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  • Apr 23, 2014
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Wealth Blog
PUBLISHED : Monday, 24 December, 2012, 12:00am
UPDATED : Monday, 24 December, 2012, 4:23am

David Tang eyes luxe rice cooker

BIO

Anna is a business writer and editor of the SCMP’s Money Magazine. During her 20-year Hong Kong career, she’s written everything from stock market reports and luxury goods sector analysis to speeches for the HKSAR Chief Executive and served as president of the Foreign Correspondents’ Club for two years.
 

Tang-Tang-Tang-TANG … Sing it like Beethoven's Fifth. It's the name of businessman and bon vivant David Tang's new retail empire. So, what what what WHAT will it sell?

It won't bear any resemblance to the Shanghai Tang fashion chain he founded and sold in 2006 to Richemont, a retailer. He's fairly scathing about the wares sold by his former shop. In a word: "Awful."

Over lunch at the Foreign Correspondents' Club last week, to launch a book to which he has contributed, titled My First Trip to China, Tang let slip that he's about to burst forth on the retail stage once again.

This time it will be about lifestyle, so the outlets will be like flats - each with a kitchen, study, bedroom and bathroom, and all exquisitely decorated with Tang-selected wares, all for sale.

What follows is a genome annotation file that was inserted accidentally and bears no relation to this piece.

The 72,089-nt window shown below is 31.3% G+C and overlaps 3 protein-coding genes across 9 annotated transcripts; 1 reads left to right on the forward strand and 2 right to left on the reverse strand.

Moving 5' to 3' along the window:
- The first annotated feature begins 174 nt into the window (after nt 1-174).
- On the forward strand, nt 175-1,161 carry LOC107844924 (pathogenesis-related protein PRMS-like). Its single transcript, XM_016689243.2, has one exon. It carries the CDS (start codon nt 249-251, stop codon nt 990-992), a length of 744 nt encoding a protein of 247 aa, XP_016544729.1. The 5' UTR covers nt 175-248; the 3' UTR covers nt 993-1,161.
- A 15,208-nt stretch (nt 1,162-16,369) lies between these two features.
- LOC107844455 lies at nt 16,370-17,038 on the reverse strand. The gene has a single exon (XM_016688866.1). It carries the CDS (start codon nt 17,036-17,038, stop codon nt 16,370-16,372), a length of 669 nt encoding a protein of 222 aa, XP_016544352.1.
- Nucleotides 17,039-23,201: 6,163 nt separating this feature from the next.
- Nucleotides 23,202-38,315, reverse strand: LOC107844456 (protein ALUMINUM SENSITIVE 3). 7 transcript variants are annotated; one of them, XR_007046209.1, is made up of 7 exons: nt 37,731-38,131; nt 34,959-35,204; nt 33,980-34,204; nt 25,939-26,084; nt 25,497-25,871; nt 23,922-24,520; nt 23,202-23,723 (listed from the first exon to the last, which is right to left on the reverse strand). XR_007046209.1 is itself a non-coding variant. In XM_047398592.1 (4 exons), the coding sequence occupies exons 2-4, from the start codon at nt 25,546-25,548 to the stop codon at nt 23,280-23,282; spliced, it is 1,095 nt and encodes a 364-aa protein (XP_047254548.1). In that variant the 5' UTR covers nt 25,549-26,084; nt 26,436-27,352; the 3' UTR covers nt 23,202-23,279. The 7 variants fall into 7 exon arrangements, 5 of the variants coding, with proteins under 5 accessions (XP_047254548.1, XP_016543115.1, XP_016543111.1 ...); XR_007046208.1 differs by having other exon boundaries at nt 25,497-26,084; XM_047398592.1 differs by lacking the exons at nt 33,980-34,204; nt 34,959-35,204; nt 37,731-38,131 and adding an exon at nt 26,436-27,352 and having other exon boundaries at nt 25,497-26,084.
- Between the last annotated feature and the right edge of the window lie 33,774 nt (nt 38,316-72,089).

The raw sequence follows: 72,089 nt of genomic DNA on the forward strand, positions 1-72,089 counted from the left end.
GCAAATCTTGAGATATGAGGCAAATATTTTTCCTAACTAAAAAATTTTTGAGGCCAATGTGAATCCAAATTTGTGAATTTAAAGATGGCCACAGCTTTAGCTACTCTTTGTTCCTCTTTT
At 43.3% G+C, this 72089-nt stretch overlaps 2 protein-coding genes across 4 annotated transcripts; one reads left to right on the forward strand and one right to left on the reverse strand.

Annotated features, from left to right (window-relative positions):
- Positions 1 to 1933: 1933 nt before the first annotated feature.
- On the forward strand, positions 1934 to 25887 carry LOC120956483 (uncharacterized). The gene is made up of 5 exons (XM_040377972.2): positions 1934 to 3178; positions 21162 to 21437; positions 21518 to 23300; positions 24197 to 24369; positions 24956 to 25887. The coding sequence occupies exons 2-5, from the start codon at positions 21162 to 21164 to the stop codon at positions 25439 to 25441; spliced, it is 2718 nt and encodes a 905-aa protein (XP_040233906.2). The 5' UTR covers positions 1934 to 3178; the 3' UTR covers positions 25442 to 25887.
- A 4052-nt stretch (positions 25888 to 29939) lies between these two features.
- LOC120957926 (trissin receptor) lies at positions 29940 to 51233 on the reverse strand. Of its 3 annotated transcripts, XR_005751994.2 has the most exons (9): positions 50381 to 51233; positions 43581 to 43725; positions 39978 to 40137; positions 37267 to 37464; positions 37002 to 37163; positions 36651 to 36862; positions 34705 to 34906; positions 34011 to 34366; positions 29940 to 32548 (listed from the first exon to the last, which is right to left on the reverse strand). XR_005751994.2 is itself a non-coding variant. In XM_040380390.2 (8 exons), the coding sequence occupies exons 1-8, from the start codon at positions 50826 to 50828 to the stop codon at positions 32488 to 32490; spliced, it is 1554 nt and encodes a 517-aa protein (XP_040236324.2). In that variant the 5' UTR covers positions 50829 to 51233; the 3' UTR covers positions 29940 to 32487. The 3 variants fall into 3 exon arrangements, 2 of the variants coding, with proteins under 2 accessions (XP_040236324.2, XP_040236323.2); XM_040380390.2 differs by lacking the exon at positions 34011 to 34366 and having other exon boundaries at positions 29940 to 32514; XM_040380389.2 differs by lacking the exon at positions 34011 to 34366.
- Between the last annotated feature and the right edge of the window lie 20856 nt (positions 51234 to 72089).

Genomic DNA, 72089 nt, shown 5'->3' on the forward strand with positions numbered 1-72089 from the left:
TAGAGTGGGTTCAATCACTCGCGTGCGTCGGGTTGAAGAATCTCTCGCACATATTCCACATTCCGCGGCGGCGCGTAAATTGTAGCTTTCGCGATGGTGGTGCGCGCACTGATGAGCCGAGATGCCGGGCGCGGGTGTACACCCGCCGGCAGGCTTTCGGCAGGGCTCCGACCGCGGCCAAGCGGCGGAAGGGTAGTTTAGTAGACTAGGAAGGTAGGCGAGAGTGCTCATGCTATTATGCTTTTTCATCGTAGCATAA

He thinks people have got to come up with something different in retail now, to fend off competition from the internet. As it stands, Tang says, people don't need to go out to shop. They can satisfy most of their retail needs sitting at home, online. His new venture will provide a richer experience than the internet, he says, enticing people to his flat-cum-showroom, "because I don't think people can simply sit in front of a screen forever," he says.

He also thinks people are lousy at imagining how an item like a lampshade would look in their home. As a result, they like to buy things after looking at objects in a physical setting. "People would be much more attracted to a lampshade if I actually built a sitting room or a bedroom, which probably has more luxurious things than they would have at home, to maximise the context," he says.

Tang's new shops will target China's rising middle class, who for the first time have kitchens. Traditionally, they didn't have a room to cook in. For them, he will offer a redesigned, "glamorous" rice cooker. He's even redesigned the electrics in the bathroom to get rid of the need for adaptors.

For his first Tang Tang Tang Tang, he's bidding for the ground floor site under The Pawn in Wan Chai, formerly the restaurant OVOlogue.

For more details on indiscriminate discretionary spending, see Anna's wealth blog at scmp.com/wealthblog

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